Biomolecular motors enables an incredibly efficient biocomputer

02/29/2016 - 07:48

Dan V. Nicolau, Jr.

Researchers at Lund University in Sweden have utilised nanotechnology to create a biological computer that can solve certain mathematical problems far faster and more energy-efficiently than conventional electrical computers. The research results have now been published in the prestigious publication Proceedings of the National Academy of Sciences (PNAS).

Conventional computers have contributed to major advances for society over the past few decades, but have a weakness: they can only do one thing at a time.


Ref: Parallel computation with molecular-motor-propelled agents in nanofabricated networks. Proceedings of the National Academy of Sciences (18 January 2016) | DOI: 10.1073/pnas.1510825113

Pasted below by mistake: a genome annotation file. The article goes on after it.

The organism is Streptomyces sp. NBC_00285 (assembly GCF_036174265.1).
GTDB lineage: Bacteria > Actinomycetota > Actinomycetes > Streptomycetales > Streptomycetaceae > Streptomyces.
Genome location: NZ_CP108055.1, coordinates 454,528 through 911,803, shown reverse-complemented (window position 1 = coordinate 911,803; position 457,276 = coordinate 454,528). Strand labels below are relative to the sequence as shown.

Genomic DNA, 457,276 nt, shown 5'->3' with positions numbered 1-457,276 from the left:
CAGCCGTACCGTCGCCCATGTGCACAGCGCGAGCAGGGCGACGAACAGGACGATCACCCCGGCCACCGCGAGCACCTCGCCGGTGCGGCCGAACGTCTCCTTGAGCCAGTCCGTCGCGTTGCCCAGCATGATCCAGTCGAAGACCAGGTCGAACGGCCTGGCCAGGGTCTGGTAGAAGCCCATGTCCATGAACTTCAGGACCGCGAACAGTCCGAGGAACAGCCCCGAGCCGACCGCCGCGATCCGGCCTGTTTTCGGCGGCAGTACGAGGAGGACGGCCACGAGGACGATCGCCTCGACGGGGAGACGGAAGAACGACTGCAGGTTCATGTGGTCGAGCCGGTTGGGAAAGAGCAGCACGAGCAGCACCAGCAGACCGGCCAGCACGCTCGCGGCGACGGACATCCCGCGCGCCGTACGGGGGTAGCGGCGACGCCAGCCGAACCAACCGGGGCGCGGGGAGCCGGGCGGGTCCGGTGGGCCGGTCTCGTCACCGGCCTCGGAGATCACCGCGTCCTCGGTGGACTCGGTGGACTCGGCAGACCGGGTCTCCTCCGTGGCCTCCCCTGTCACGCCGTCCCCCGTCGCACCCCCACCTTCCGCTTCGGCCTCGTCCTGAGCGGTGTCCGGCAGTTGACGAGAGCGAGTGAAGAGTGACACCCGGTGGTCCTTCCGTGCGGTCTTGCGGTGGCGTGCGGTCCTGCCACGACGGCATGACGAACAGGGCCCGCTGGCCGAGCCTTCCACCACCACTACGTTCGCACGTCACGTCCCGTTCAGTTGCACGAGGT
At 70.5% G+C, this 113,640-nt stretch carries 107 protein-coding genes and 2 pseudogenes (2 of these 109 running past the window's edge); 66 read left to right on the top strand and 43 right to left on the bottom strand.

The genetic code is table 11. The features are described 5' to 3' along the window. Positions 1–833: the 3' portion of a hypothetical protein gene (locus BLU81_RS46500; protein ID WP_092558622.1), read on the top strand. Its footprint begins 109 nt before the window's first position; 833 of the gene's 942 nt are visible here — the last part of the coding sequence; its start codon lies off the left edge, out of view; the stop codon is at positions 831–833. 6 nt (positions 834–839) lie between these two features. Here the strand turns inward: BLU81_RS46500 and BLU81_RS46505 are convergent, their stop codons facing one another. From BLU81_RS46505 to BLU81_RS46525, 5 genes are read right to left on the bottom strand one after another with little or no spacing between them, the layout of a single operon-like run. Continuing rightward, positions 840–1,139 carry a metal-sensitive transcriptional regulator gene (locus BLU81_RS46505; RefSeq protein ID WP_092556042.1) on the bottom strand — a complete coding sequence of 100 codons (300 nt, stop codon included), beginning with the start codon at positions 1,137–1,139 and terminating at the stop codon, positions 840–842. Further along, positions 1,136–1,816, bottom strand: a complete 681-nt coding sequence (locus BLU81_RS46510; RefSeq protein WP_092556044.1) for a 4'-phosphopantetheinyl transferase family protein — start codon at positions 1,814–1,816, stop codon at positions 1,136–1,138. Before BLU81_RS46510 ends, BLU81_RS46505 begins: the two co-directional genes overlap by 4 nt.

The combinatorial nature of many important mathematical problems, including nondeterministic-polynomial-time (NP)-complete problems, places a severe limitation on the problem size that can be solved with conventional, sequentially operating electronic computers. There have been significant efforts in conceiving parallel-computation approaches in the past, for example: DNA computation, quantum computation, and microfluidics-based computation. However, these approaches have not proven, so far, to be scalable and practical from a fabrication and operational perspective. Here, we report the foundations of an alternative parallel-computation system in which a given combinatorial problem is encoded into a graphical, modular network that is embedded in a nanofabricated planar device. Exploring the network in a parallel fashion using a large number of independent, molecular-motor-propelled agents then solves the mathematical problem. This approach uses orders of magnitude less energy than conventional computers, thus addressing issues related to power consumption and heat dissipation. We provide a proof-of-concept demonstration of such a device by solving, in a parallel fashion, the small instance {2, 5, 9} of the subset sum problem, which is a benchmark NP-complete problem. Finally, we discuss the technical advances necessary to make our system scalable with presently available technology.